Date of Award


Degree Type


Degree Name

Doctor of Philosophy (PhD)


Cell Biology, Neurobiology and Anatomy


The advances in healthcare and scientific knowledge have resulted in longer life expectancies in women. These advanced ages in women now means that they are experiencing the effects of age-related changes in the body for much longer periods of time, mainly reproductive senescence, resulting in the loss of circulating ovarian hormones. The age at which menopause occurs has not changed, resulting in women now living over a third of their lives in a postmenopausal state.

The major circulating estrogen produced by the ovaries, 17β-estradiol (E2), has many homeostatic effects in the body like neuroprotection and cardioprotection. Hormone replacement therapy (HT) was to become the standard in treating women undergoing reproductive senescence in order to abrogate the negative effects associated with the decline in circulating E2, however adverse effects of HT were observed mainly women who were at least 10 years removed from menopause. These findings led to the idea of a therapeutic window in which ET is beneficial, known as the “timing hypothesis”, pointing to age-related adjustments that occur during and after this critical period of declining E2 levels.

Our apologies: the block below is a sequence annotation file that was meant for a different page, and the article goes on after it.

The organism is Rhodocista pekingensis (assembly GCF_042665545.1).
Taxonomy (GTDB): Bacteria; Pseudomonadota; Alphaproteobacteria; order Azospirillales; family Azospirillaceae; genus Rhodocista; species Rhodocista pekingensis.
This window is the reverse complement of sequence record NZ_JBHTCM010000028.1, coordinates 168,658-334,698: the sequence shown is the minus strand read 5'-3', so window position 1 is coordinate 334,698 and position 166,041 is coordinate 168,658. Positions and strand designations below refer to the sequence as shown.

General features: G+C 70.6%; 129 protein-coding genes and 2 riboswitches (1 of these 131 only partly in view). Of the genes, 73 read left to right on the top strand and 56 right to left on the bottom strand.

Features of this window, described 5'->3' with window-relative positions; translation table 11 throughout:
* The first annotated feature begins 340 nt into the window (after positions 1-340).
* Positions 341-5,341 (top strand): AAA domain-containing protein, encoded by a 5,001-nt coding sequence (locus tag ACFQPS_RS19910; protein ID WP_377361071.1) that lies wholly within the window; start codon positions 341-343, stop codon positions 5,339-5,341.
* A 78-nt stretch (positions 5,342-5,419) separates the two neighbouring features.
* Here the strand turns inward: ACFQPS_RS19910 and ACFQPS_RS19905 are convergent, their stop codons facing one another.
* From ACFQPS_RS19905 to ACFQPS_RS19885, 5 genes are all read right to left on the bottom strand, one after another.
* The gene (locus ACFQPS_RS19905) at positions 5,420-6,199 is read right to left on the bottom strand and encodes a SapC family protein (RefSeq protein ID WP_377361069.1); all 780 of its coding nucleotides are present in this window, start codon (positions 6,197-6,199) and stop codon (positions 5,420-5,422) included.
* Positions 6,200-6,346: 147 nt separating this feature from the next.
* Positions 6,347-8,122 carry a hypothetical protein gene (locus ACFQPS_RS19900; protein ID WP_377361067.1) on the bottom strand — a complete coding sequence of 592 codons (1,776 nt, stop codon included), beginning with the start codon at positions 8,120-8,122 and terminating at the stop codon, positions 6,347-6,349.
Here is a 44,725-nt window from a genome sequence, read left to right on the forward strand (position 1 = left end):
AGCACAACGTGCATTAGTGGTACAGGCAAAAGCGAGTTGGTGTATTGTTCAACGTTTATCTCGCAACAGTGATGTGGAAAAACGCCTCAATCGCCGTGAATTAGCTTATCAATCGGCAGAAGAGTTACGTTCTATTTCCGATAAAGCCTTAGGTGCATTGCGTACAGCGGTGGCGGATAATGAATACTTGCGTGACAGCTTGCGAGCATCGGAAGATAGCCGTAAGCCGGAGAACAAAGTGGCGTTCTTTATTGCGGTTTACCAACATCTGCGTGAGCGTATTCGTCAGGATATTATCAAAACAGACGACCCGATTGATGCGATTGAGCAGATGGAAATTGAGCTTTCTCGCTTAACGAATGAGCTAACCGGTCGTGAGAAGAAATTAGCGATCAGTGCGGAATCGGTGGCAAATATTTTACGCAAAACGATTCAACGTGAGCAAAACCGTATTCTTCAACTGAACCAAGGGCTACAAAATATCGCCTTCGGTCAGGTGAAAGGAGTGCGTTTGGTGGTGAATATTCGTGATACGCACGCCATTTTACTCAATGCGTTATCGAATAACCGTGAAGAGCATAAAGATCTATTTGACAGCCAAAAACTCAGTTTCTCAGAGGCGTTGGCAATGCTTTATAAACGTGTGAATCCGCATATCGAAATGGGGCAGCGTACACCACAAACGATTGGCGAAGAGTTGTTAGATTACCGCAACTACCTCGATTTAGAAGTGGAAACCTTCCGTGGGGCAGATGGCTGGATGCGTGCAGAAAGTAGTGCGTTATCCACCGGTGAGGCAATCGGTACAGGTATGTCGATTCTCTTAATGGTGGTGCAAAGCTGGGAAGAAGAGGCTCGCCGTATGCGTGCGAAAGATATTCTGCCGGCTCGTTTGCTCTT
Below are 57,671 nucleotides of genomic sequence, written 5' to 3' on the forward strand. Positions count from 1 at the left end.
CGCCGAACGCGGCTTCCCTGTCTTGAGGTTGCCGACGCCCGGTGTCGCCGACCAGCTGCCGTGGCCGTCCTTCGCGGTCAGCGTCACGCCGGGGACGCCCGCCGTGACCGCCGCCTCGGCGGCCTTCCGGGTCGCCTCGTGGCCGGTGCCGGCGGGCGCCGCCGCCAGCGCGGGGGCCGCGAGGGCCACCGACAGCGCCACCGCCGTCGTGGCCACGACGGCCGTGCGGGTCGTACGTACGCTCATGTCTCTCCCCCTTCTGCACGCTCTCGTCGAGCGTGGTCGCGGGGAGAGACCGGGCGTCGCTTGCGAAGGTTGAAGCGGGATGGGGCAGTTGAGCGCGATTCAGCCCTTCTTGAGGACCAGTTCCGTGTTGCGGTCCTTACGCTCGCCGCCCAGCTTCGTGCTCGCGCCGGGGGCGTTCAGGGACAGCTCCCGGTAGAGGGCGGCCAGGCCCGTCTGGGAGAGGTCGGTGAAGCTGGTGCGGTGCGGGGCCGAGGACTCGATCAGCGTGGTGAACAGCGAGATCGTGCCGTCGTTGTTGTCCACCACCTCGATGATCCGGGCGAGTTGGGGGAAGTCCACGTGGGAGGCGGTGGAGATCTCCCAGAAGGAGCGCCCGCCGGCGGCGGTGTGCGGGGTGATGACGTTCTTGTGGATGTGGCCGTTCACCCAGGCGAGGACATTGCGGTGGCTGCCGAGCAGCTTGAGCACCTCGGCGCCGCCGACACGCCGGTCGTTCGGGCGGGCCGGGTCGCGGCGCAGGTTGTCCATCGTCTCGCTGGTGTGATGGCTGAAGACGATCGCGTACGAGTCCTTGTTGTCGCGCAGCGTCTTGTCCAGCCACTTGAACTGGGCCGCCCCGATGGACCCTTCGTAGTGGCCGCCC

E2 is known to regulate transcription through an important class of nuclear steroid receptors called estrogen receptors (ERs). ERβ mediate the actions of E2 upon binding through interactions within the promoter region of ER-regulated genes and is subject to alternative splicing. It is through this process that ERβ splice variants arise altering the receptor function and responsiveness to E2 in the brain. These observations led to the hypothesis that aging and diminished E2 levels affect the alternative splicing of ERβ in the aged female brain through altered expression of ER-regulated splicing factors. ERβ alternative splice variants were measured in the brain of young and aged female rats who were subjected to increasingly longer periods of hormone deprivation. In vitro data from brain-derived cell lines also provided mechanistic answers to how ERβ is alternatively spliced in the brain. This dissertation work contributes to our overall understanding of ERβ in the context of its expression and possible function in the aging female brain.

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Creative Commons Attribution-Noncommercial-No Derivative Works 3.0 License
This work is licensed under a Creative Commons Attribution-Noncommercial-No Derivative Works 3.0 License.

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